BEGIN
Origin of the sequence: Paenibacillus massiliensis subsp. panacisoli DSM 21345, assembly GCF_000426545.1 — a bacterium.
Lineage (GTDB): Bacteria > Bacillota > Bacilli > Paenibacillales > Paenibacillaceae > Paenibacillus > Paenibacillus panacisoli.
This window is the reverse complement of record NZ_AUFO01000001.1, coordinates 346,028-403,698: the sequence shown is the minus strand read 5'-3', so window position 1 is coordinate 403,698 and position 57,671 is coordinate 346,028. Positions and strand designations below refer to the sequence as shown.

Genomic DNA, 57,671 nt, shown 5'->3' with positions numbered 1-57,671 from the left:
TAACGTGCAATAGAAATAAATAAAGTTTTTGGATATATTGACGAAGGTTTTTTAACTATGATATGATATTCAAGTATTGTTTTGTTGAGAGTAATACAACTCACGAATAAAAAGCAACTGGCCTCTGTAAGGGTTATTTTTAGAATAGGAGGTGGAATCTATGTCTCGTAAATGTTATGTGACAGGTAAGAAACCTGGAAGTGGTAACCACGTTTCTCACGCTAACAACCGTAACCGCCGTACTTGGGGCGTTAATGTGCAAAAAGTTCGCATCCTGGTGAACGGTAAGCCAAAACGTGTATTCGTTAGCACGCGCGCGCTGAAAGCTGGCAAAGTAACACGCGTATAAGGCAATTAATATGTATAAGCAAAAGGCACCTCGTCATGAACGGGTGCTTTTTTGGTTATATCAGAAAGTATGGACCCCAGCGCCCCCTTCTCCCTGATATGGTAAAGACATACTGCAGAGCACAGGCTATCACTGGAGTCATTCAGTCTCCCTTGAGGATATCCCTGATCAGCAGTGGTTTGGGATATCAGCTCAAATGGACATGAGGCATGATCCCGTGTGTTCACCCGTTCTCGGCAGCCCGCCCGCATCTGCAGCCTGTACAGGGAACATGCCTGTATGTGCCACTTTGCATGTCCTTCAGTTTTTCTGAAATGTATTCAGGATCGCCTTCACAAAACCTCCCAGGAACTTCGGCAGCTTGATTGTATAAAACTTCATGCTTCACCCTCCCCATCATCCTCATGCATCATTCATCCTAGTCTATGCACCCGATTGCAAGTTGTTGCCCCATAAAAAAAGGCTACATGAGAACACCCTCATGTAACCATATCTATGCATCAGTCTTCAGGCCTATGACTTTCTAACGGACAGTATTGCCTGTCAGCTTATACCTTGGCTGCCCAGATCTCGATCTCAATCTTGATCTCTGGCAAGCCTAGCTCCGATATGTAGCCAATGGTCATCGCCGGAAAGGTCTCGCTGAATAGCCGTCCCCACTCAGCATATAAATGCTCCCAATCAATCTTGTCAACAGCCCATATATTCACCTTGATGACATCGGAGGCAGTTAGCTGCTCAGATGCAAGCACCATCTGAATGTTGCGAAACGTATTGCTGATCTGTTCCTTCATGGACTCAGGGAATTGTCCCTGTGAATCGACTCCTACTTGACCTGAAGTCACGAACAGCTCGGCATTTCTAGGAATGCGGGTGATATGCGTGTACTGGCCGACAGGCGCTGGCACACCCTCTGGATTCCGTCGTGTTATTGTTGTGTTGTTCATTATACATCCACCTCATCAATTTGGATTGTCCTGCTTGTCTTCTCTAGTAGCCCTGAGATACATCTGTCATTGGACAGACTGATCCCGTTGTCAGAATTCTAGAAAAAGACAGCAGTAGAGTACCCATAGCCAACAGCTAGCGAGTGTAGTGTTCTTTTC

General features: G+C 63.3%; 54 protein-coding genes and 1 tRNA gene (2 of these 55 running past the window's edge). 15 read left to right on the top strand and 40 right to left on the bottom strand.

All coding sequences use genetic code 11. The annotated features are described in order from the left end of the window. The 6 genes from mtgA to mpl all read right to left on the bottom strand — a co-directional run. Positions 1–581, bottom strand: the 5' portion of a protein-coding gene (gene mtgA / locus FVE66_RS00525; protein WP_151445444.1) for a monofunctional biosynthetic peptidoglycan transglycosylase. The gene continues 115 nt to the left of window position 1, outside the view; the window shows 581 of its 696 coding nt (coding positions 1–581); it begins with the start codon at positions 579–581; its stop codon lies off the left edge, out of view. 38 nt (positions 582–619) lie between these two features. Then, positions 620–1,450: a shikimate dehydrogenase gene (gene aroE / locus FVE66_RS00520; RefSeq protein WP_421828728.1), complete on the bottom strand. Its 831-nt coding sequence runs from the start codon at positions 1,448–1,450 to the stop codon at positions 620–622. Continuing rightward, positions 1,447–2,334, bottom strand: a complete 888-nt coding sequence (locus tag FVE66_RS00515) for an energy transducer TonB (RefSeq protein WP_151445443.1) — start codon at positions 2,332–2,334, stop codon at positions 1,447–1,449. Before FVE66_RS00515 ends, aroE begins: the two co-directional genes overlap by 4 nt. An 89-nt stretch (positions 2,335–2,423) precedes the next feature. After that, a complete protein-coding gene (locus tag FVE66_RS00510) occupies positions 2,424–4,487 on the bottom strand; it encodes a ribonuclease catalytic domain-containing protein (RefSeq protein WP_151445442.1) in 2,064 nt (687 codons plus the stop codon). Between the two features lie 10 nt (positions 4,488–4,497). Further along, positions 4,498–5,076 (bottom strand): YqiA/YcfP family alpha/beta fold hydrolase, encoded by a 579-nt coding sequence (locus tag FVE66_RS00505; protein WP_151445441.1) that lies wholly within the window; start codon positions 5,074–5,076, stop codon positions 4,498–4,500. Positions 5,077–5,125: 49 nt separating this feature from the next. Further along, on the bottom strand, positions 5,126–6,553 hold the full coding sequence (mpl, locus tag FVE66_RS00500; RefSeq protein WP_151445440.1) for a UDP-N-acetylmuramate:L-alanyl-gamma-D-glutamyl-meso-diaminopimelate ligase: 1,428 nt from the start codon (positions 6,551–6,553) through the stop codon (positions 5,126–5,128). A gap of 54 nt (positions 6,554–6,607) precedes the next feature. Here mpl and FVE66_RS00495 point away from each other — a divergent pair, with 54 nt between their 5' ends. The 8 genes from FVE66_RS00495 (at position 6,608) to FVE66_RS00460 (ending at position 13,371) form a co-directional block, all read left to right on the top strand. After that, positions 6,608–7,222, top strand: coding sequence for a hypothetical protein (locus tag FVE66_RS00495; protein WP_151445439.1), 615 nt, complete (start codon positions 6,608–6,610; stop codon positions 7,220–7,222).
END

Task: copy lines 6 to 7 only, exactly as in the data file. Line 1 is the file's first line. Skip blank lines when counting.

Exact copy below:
General features: G+C 63.3%; 54 protein-coding genes and 1 tRNA gene (2 of these 55 running past the window's edge). 15 read left to right on the top strand and 40 right to left on the bottom strand.

All coding sequences use genetic code 11. The annotated features are described in order from the left end of the window. The 6 genes from mtgA to mpl all read right to left on the bottom strand — a co-directional run. Positions 1–581, bottom strand: the 5' portion of a protein-coding gene (gene mtgA / locus FVE66_RS00525; protein WP_151445444.1) for a monofunctional biosynthetic peptidoglycan transglycosylase. The gene continues 115 nt to the left of window position 1, outside the view; the window shows 581 of its 696 coding nt (coding positions 1–581); it begins with the start codon at positions 579–581; its stop codon lies off the left edge, out of view. 38 nt (positions 582–619) lie between these two features. Then, positions 620–1,450: a shikimate dehydrogenase gene (gene aroE / locus FVE66_RS00520; RefSeq protein WP_421828728.1), complete on the bottom strand. Its 831-nt coding sequence runs from the start codon at positions 1,448–1,450 to the stop codon at positions 620–622. Continuing rightward, positions 1,447–2,334, bottom strand: a complete 888-nt coding sequence (locus tag FVE66_RS00515) for an energy transducer TonB (RefSeq protein WP_151445443.1) — start codon at positions 2,332–2,334, stop codon at positions 1,447–1,449. Before FVE66_RS00515 ends, aroE begins: the two co-directional genes overlap by 4 nt. An 89-nt stretch (positions 2,335–2,423) precedes the next feature. After that, a complete protein-coding gene (locus tag FVE66_RS00510) occupies positions 2,424–4,487 on the bottom strand; it encodes a ribonuclease catalytic domain-containing protein (RefSeq protein WP_151445442.1) in 2,064 nt (687 codons plus the stop codon). Between the two features lie 10 nt (positions 4,488–4,497). Further along, positions 4,498–5,076 (bottom strand): YqiA/YcfP family alpha/beta fold hydrolase, encoded by a 579-nt coding sequence (locus tag FVE66_RS00505; protein WP_151445441.1) that lies wholly within the window; start codon positions 5,074–5,076, stop codon positions 4,498–4,500. Positions 5,077–5,125: 49 nt separating this feature from the next. Further along, on the bottom strand, positions 5,126–6,553 hold the full coding sequence (mpl, locus tag FVE66_RS00500; RefSeq protein WP_151445440.1) for a UDP-N-acetylmuramate:L-alanyl-gamma-D-glutamyl-meso-diaminopimelate ligase: 1,428 nt from the start codon (positions 6,551–6,553) through the stop codon (positions 5,126–5,128). A gap of 54 nt (positions 6,554–6,607) precedes the next feature. Here mpl and FVE66_RS00495 point away from each other — a divergent pair, with 54 nt between their 5' ends. The 8 genes from FVE66_RS00495 (at position 6,608) to FVE66_RS00460 (ending at position 13,371) form a co-directional block, all read left to right on the top strand. After that, positions 6,608–7,222, top strand: coding sequence for a hypothetical protein (locus tag FVE66_RS00495; protein WP_151445439.1), 615 nt, complete (start codon positions 6,608–6,610; stop codon positions 7,220–7,222).